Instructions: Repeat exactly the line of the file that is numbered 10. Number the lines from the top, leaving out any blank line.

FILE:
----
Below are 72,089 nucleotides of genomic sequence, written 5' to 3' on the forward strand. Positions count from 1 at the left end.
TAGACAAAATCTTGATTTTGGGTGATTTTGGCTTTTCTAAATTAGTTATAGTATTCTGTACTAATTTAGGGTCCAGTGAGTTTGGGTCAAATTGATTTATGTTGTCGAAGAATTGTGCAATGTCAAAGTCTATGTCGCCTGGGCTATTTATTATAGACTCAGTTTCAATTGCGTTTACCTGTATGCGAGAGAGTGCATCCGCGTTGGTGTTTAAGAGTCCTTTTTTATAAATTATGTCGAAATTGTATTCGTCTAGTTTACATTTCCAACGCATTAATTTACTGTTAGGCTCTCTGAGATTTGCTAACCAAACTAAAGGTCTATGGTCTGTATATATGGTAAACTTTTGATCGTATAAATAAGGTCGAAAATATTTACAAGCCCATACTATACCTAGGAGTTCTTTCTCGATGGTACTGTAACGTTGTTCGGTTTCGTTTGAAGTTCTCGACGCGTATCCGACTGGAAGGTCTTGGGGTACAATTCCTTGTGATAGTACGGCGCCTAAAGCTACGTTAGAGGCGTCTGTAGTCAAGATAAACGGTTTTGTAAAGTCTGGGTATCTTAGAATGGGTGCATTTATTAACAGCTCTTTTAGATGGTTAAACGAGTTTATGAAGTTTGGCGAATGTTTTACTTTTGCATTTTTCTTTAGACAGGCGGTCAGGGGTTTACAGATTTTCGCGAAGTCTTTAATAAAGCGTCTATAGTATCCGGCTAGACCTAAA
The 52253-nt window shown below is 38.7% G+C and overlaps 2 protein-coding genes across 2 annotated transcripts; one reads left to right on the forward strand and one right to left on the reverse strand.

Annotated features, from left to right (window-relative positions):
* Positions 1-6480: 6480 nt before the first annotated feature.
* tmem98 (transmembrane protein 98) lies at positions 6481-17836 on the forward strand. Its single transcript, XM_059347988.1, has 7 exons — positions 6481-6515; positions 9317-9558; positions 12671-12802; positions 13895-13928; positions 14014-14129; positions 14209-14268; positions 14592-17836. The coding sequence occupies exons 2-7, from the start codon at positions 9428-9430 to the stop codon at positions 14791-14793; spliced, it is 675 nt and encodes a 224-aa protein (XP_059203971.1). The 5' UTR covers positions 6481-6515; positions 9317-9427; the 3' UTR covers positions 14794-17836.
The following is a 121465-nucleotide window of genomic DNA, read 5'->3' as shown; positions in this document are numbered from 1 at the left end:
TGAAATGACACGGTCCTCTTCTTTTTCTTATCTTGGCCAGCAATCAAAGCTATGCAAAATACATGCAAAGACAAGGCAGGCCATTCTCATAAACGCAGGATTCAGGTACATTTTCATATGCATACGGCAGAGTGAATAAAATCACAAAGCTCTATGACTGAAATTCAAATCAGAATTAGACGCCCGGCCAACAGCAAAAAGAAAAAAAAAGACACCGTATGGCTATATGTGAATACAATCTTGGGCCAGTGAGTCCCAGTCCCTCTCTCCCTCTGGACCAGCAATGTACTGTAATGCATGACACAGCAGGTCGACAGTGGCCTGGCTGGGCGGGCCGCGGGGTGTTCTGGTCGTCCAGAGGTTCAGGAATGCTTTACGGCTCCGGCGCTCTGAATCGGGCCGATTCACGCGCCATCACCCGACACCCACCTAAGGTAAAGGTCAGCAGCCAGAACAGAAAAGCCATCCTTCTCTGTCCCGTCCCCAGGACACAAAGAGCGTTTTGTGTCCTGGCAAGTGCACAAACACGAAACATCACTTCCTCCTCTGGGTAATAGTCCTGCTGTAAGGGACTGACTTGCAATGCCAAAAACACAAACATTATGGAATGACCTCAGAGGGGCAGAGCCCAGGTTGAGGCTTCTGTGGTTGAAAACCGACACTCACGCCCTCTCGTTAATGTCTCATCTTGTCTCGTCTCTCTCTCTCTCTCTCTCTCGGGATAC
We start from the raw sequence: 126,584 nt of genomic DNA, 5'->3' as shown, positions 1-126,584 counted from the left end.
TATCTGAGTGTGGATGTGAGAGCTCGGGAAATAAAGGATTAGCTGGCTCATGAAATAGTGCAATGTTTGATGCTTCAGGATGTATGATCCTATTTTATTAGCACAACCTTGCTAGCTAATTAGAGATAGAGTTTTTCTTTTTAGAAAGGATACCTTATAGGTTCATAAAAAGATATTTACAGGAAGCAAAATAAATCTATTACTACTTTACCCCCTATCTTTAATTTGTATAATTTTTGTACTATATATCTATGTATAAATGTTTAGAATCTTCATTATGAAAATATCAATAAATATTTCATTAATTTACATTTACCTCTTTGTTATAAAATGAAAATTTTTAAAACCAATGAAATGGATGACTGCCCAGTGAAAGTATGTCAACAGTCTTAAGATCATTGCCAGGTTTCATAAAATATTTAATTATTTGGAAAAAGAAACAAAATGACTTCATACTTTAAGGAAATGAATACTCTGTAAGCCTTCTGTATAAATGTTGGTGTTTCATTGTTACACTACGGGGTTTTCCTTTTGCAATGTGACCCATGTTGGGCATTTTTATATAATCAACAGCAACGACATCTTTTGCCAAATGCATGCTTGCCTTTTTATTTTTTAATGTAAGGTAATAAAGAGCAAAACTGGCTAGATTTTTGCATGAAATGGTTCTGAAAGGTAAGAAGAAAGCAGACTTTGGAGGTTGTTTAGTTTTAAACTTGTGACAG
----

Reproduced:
TATCTGAGTGTGGATGTGAGAGCTCGGGAAATAAAGGATTAGCTGGCTCATGAAATAGTGCAATGTTTGATGCTTCAGGATGTATGATCCTATTTTATTAGCACAACCTTGCTAGCTAATTAGAGATAGAGTTTTTCTTTTTAGAAAGGATACCTTATAGGTTCATAAAAAGATATTTACAGGAAGCAAAATAAATCTATTACTACTTTACCCCCTATCTTTAATTTGTATAATTTTTGTACTATATATCTATGTATAAATGTTTAGAATCTTCATTATGAAAATATCAATAAATATTTCATTAATTTACATTTACCTCTTTGTTATAAAATGAAAATTTTTAAAACCAATGAAATGGATGACTGCCCAGTGAAAGTATGTCAACAGTCTTAAGATCATTGCCAGGTTTCATAAAATATTTAATTATTTGGAAAAAGAAACAAAATGACTTCATACTTTAAGGAAATGAATACTCTGTAAGCCTTCTGTATAAATGTTGGTGTTTCATTGTTACACTACGGGGTTTTCCTTTTGCAATGTGACCCATGTTGGGCATTTTTATATAATCAACAGCAACGACATCTTTTGCCAAATGCATGCTTGCCTTTTTATTTTTTAATGTAAGGTAATAAAGAGCAAAACTGGCTAGATTTTTGCATGAAATGGTTCTGAAAGGTAAGAAGAAAGCAGACTTTGGAGGTTGTTTAGTTTTAAACTTGTGACAG